Thursday, February 4, 2010

My three favorite areas of KKG 11

#3: Return from Abydos (a wall painting on plaster done in 1410 B.C.; artist unknown; located in Thebes, Egypt, in the tomb of Sennufer, a mayor of Thebes in the 18th Dynasty).

I have the feeling you, dear reader, might not be very impressed with this picture, but this is the reproduction I did for Art History last semester. Medium mostly colored pencils, although crayons were used sparsely. It took hours and was very hard (do you see those hieroglyphics?!). My Art History minor roommate mocks me for how long it took me (no, I shan't tell you, don't ask), but I got a 95% on it and thus hang it with pride next to the various pictures drawn for me (not by me). My favorite is one of Albert the Caterpillar. If you draw me a picture, I will put it on my wall.

#2: my desk area.

I thought about cleaning it up before I took a picture, but that would defeat the purpose of it being my desk. As you can see, there are two lovely stacks of books, a box of stationary, various post-it notes to myself, family pictures, my water bottle and notes from friends on the wall. You can even see Heatho's art fashionista pictures reflected in the mirror! How fun. My hard drive sits on a stool besides the desk and I have a little side table close by, where I stack even more books and papers. I spend too much time here, which is why I oftentimes abandon this comfortable little nook for the library.

#1: dresser top.

This is my most favorite area of the room because I think it encompasses the most. First off, this area is squeezed between two 3-drawer containers, which appeals to my ever-need to be organized (or at least have the illusion of being organized). But the most important elements of this picture are the crayons my cousin Sarah gave me when I went to college, the coffee cup Heatho wrote on (she writes on lots of cups; I just haven't thrown this one away yet), the little Kay Kay Gamma badge box, and the picture of the roommates and our parents from sophomore year, when both sides of the family happened to visit Hillsdale the same weekend.

Honorable mention to my bed, but I hardly sleep in it.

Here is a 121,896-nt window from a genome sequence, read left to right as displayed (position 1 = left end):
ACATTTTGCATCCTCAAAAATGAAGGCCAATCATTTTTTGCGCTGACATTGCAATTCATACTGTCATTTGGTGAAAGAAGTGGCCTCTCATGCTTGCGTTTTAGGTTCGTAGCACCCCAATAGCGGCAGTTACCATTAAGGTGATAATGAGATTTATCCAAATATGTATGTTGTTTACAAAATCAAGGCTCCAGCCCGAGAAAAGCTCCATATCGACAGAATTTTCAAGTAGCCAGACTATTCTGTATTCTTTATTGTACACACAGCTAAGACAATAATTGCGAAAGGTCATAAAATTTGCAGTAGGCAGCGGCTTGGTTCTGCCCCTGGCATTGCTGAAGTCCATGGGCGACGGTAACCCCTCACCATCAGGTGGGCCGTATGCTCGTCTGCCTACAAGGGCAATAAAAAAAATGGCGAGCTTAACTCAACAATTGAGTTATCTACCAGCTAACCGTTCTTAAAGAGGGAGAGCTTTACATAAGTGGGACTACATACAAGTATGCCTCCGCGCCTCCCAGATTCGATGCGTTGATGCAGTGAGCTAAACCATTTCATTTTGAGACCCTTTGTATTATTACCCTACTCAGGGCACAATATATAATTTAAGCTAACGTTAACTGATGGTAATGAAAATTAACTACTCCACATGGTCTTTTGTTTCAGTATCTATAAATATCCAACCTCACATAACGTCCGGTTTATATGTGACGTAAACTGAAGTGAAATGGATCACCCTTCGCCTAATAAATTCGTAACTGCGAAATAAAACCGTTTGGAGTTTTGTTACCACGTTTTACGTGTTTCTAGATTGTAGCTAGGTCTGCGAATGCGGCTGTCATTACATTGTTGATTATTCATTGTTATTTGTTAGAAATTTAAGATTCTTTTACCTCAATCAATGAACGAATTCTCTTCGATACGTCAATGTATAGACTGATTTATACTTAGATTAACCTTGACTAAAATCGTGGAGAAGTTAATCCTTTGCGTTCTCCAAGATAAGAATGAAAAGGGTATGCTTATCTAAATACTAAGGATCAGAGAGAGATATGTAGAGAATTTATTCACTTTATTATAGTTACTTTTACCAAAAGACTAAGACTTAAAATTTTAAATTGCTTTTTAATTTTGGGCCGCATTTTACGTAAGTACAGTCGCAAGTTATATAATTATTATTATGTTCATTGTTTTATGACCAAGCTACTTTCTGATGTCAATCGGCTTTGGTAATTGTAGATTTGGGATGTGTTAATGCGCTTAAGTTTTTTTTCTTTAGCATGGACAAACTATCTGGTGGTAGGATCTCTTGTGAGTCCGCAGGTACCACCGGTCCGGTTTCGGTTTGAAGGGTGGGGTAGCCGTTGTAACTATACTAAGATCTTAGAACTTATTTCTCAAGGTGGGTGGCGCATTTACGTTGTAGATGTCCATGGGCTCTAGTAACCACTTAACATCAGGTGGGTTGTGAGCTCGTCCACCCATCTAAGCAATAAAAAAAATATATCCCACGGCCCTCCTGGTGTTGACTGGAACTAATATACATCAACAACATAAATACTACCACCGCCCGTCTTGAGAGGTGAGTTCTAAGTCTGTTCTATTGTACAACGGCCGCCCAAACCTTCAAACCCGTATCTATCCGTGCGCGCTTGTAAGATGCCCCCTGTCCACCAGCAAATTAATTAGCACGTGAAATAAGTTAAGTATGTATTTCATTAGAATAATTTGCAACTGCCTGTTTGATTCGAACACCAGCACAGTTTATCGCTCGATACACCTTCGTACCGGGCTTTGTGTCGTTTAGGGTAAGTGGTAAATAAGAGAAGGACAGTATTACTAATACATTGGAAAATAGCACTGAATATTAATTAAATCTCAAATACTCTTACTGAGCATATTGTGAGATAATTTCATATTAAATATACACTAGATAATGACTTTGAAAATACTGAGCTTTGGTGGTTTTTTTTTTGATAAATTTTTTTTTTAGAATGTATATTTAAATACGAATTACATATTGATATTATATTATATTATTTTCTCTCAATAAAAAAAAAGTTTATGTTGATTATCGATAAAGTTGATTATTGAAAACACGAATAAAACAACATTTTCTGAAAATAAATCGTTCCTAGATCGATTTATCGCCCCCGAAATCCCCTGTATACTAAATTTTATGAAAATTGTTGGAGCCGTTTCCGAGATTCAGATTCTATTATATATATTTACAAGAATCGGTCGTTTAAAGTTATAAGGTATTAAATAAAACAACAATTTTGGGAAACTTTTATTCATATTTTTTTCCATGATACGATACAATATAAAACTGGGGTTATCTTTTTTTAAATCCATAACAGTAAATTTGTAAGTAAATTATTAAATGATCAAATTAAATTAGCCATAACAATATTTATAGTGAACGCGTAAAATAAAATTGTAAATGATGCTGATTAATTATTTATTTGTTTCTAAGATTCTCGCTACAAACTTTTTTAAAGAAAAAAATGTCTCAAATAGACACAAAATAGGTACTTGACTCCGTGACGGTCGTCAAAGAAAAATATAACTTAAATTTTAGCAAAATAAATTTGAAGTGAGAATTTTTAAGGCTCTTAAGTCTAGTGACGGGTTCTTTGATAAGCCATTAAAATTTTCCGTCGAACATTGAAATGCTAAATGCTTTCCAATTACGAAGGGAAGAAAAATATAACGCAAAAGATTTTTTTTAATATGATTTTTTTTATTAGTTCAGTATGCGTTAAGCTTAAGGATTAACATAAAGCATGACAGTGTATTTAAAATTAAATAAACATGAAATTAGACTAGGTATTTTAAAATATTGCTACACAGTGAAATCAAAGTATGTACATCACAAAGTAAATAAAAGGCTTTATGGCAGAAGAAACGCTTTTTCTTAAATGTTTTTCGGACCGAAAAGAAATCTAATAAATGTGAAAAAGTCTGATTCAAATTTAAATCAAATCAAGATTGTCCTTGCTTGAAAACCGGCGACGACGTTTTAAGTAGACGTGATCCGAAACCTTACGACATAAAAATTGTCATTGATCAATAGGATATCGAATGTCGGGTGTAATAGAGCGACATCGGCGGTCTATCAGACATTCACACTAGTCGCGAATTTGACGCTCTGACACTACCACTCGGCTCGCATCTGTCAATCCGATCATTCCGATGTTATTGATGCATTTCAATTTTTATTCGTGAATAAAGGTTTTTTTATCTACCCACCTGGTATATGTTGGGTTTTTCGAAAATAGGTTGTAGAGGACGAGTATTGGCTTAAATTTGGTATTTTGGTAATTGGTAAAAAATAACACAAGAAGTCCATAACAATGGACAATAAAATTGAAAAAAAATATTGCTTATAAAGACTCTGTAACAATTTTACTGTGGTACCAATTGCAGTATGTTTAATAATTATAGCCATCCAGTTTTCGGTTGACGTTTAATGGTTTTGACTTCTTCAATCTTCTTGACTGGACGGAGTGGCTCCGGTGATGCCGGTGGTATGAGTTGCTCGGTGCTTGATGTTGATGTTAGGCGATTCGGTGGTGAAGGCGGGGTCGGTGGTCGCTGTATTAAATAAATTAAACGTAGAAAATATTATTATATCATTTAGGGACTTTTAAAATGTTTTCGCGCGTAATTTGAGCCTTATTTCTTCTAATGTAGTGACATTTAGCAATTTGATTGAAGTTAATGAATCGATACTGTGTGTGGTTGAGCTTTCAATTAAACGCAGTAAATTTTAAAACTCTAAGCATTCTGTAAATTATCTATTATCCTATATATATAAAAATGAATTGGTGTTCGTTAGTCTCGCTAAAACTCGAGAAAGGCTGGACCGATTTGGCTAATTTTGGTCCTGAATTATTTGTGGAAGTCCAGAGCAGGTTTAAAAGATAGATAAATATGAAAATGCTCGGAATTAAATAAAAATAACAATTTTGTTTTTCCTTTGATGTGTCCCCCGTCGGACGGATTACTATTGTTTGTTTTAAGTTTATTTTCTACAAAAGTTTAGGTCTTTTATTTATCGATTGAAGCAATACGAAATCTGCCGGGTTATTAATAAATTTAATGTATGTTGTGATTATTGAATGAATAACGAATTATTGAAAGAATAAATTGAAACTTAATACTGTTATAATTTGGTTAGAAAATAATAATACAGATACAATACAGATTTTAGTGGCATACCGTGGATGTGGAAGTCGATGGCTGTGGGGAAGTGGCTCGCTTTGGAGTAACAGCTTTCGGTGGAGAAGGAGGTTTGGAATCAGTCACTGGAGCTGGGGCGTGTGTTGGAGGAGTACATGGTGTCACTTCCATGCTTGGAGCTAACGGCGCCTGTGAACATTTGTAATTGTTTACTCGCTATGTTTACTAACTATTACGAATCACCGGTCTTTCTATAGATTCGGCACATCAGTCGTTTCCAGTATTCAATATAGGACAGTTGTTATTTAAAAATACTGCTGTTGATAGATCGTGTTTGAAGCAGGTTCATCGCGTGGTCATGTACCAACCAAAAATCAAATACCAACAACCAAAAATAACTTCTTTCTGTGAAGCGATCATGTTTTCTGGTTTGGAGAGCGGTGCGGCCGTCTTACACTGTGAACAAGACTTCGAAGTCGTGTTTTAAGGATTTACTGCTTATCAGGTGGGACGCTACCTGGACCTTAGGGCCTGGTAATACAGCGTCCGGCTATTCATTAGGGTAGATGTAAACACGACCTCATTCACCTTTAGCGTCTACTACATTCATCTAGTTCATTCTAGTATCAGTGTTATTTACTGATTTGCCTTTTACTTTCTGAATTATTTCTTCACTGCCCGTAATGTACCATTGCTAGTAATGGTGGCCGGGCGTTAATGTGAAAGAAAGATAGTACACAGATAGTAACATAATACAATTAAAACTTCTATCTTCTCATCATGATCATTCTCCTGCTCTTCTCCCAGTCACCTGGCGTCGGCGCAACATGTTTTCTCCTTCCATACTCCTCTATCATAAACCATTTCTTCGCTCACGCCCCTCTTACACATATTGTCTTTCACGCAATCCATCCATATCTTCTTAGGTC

This will be my formal way of introducing my favorite things series, where I shall periodically take pictures of my favorites places/ people/ things around Hillsdale throughout my final semester in the Hillsdale I know and like best. I had a
blog post which showed the house and the campus after a legit blizzard, which I've now decided was the unofficial first post about favorite things. Then another blog post recently, which actually listed favorites (as well as non-favorites). A lot of people who read this aren't physically here, but they still know the campus, so I thought I'd share little parts of my life, if only in pictures. Think of it as peeking through a looking-glass.

Thursday poem comes from the motherland.

"Digging" by Seamus Heaney

Between my finger and my thumb
The squat pin rest; snug as a gun.

Under my window, a clean rasping sound
When the spade sinks into gravelly ground:
My father, digging. I look down

Till his straining rump among the flowerbeds
Bends low, comes up twenty years away
Stooping in rhythm through potato drills
Where he was digging.

The coarse boot nestled on the lug, the shaft
Against the inside knee was levered firmly.
He rooted out tall tops, buried the bright edge deep
To scatter new potatoes that we picked,
Loving their cool hardness in our hands.

By God, the old man could handle a spade.
Just like his old man.

My grandfather cut more turf in a day
Than any other man on Toner's bog.
Once I carried him milk in a bottle
Corked sloppily with paper. He straightened up
To drink it, then fell to right away
Nicking and slicing neatly, heaving sods
Over his shoulder, going down and down
For the good turf. Digging.

The cold smell of potato mould, the squelch and slap
Of soggy peat, the curt cuts of an edge
Through living roots awaken in my head.
But I've no spade to follow men like them.

Between my finger and my thumb
The squat pen rests.
I'll dig with it.

It's the witching hour, but must press on. Back to Hobbes, Locke, Rousseau and Rothbard...

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